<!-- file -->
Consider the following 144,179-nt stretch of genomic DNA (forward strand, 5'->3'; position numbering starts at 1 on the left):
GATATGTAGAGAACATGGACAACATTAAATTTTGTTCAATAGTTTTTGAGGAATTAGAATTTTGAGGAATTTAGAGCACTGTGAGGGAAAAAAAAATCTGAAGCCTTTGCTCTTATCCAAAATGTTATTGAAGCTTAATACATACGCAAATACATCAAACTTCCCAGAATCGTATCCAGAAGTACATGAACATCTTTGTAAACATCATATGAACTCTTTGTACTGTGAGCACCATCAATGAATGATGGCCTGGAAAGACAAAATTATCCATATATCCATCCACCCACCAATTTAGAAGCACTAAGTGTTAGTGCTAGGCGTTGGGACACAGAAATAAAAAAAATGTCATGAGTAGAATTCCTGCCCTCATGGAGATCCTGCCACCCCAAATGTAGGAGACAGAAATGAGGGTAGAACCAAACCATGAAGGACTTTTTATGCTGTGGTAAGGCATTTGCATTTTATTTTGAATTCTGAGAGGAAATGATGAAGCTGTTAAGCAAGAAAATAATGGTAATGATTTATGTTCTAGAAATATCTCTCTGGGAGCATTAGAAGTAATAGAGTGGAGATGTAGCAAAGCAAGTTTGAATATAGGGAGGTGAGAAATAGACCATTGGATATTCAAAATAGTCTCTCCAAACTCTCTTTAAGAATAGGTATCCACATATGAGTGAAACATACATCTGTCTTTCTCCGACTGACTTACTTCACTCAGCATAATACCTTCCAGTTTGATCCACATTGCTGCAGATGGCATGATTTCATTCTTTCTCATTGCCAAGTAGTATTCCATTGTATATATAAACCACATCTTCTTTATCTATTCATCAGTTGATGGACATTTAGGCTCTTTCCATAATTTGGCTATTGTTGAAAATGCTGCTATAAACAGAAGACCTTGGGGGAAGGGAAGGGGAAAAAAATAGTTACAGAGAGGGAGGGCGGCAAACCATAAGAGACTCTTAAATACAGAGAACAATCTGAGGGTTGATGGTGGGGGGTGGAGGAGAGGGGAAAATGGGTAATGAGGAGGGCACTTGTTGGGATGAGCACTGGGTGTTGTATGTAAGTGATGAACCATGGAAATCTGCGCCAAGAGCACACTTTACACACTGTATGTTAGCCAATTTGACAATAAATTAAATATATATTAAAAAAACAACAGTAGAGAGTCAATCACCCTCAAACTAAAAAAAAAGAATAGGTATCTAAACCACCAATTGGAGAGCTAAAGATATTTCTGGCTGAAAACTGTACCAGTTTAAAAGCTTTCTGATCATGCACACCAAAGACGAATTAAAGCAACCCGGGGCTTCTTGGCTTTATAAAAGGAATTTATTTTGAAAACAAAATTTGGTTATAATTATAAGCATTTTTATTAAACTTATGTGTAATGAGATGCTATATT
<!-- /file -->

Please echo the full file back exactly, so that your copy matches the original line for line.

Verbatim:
Consider the following 144,179-nt stretch of genomic DNA (forward strand, 5'->3'; position numbering starts at 1 on the left):
GATATGTAGAGAACATGGACAACATTAAATTTTGTTCAATAGTTTTTGAGGAATTAGAATTTTGAGGAATTTAGAGCACTGTGAGGGAAAAAAAAATCTGAAGCCTTTGCTCTTATCCAAAATGTTATTGAAGCTTAATACATACGCAAATACATCAAACTTCCCAGAATCGTATCCAGAAGTACATGAACATCTTTGTAAACATCATATGAACTCTTTGTACTGTGAGCACCATCAATGAATGATGGCCTGGAAAGACAAAATTATCCATATATCCATCCACCCACCAATTTAGAAGCACTAAGTGTTAGTGCTAGGCGTTGGGACACAGAAATAAAAAAAATGTCATGAGTAGAATTCCTGCCCTCATGGAGATCCTGCCACCCCAAATGTAGGAGACAGAAATGAGGGTAGAACCAAACCATGAAGGACTTTTTATGCTGTGGTAAGGCATTTGCATTTTATTTTGAATTCTGAGAGGAAATGATGAAGCTGTTAAGCAAGAAAATAATGGTAATGATTTATGTTCTAGAAATATCTCTCTGGGAGCATTAGAAGTAATAGAGTGGAGATGTAGCAAAGCAAGTTTGAATATAGGGAGGTGAGAAATAGACCATTGGATATTCAAAATAGTCTCTCCAAACTCTCTTTAAGAATAGGTATCCACATATGAGTGAAACATACATCTGTCTTTCTCCGACTGACTTACTTCACTCAGCATAATACCTTCCAGTTTGATCCACATTGCTGCAGATGGCATGATTTCATTCTTTCTCATTGCCAAGTAGTATTCCATTGTATATATAAACCACATCTTCTTTATCTATTCATCAGTTGATGGACATTTAGGCTCTTTCCATAATTTGGCTATTGTTGAAAATGCTGCTATAAACAGAAGACCTTGGGGGAAGGGAAGGGGAAAAAAATAGTTACAGAGAGGGAGGGCGGCAAACCATAAGAGACTCTTAAATACAGAGAACAATCTGAGGGTTGATGGTGGGGGGTGGAGGAGAGGGGAAAATGGGTAATGAGGAGGGCACTTGTTGGGATGAGCACTGGGTGTTGTATGTAAGTGATGAACCATGGAAATCTGCGCCAAGAGCACACTTTACACACTGTATGTTAGCCAATTTGACAATAAATTAAATATATATTAAAAAAACAACAGTAGAGAGTCAATCACCCTCAAACTAAAAAAAAAGAATAGGTATCTAAACCACCAATTGGAGAGCTAAAGATATTTCTGGCTGAAAACTGTACCAGTTTAAAAGCTTTCTGATCATGCACACCAAAGACGAATTAAAGCAACCCGGGGCTTCTTGGCTTTATAAAAGGAATTTATTTTGAAAACAAAATTTGGTTATAATTATAAGCATTTTTATTAAACTTATGTGTAATGAGATGCTATATT